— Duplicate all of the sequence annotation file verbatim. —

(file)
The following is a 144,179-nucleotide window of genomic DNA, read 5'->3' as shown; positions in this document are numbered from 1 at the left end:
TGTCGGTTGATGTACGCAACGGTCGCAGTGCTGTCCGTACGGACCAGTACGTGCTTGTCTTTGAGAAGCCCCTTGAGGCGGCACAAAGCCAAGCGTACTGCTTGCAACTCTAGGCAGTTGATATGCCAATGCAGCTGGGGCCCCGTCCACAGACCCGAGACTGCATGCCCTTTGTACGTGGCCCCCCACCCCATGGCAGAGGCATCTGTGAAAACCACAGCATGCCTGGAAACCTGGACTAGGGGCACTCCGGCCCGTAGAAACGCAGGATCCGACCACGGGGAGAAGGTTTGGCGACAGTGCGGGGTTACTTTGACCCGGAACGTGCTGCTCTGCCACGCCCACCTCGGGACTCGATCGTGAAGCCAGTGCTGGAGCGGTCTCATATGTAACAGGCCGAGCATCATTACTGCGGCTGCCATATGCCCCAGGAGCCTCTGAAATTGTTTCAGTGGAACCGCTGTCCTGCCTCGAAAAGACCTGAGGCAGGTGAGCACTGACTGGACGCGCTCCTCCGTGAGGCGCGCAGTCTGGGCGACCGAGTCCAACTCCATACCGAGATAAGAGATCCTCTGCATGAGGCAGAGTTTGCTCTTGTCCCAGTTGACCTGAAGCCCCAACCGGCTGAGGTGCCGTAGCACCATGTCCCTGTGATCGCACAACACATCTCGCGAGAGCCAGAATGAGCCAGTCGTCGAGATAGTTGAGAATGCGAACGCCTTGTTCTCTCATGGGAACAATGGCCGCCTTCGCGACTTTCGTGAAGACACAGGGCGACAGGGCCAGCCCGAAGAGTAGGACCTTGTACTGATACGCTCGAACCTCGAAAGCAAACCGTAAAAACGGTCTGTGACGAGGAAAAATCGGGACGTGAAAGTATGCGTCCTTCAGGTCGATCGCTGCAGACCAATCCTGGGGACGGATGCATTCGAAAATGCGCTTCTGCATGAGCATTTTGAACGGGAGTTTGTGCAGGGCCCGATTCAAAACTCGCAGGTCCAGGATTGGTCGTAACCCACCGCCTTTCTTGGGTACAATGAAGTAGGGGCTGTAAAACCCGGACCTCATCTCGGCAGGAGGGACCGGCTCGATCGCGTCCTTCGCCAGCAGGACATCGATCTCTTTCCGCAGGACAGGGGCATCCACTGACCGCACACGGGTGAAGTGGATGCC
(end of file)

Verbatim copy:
The following is a 144,179-nucleotide window of genomic DNA, read 5'->3' as shown; positions in this document are numbered from 1 at the left end:
TGTCGGTTGATGTACGCAACGGTCGCAGTGCTGTCCGTACGGACCAGTACGTGCTTGTCTTTGAGAAGCCCCTTGAGGCGGCACAAAGCCAAGCGTACTGCTTGCAACTCTAGGCAGTTGATATGCCAATGCAGCTGGGGCCCCGTCCACAGACCCGAGACTGCATGCCCTTTGTACGTGGCCCCCCACCCCATGGCAGAGGCATCTGTGAAAACCACAGCATGCCTGGAAACCTGGACTAGGGGCACTCCGGCCCGTAGAAACGCAGGATCCGACCACGGGGAGAAGGTTTGGCGACAGTGCGGGGTTACTTTGACCCGGAACGTGCTGCTCTGCCACGCCCACCTCGGGACTCGATCGTGAAGCCAGTGCTGGAGCGGTCTCATATGTAACAGGCCGAGCATCATTACTGCGGCTGCCATATGCCCCAGGAGCCTCTGAAATTGTTTCAGTGGAACCGCTGTCCTGCCTCGAAAAGACCTGAGGCAGGTGAGCACTGACTGGACGCGCTCCTCCGTGAGGCGCGCAGTCTGGGCGACCGAGTCCAACTCCATACCGAGATAAGAGATCCTCTGCATGAGGCAGAGTTTGCTCTTGTCCCAGTTGACCTGAAGCCCCAACCGGCTGAGGTGCCGTAGCACCATGTCCCTGTGATCGCACAACACATCTCGCGAGAGCCAGAATGAGCCAGTCGTCGAGATAGTTGAGAATGCGAACGCCTTGTTCTCTCATGGGAACAATGGCCGCCTTCGCGACTTTCGTGAAGACACAGGGCGACAGGGCCAGCCCGAAGAGTAGGACCTTGTACTGATACGCTCGAACCTCGAAAGCAAACCGTAAAAACGGTCTGTGACGAGGAAAAATCGGGACGTGAAAGTATGCGTCCTTCAGGTCGATCGCTGCAGACCAATCCTGGGGACGGATGCATTCGAAAATGCGCTTCTGCATGAGCATTTTGAACGGGAGTTTGTGCAGGGCCCGATTCAAAACTCGCAGGTCCAGGATTGGTCGTAACCCACCGCCTTTCTTGGGTACAATGAAGTAGGGGCTGTAAAACCCGGACCTCATCTCGGCAGGAGGGACCGGCTCGATCGCGTCCTTCGCCAGCAGGACATCGATCTCTTTCCGCAGGACAGGGGCATCCACTGACCGCACACGGGTGAAGTGGATGCC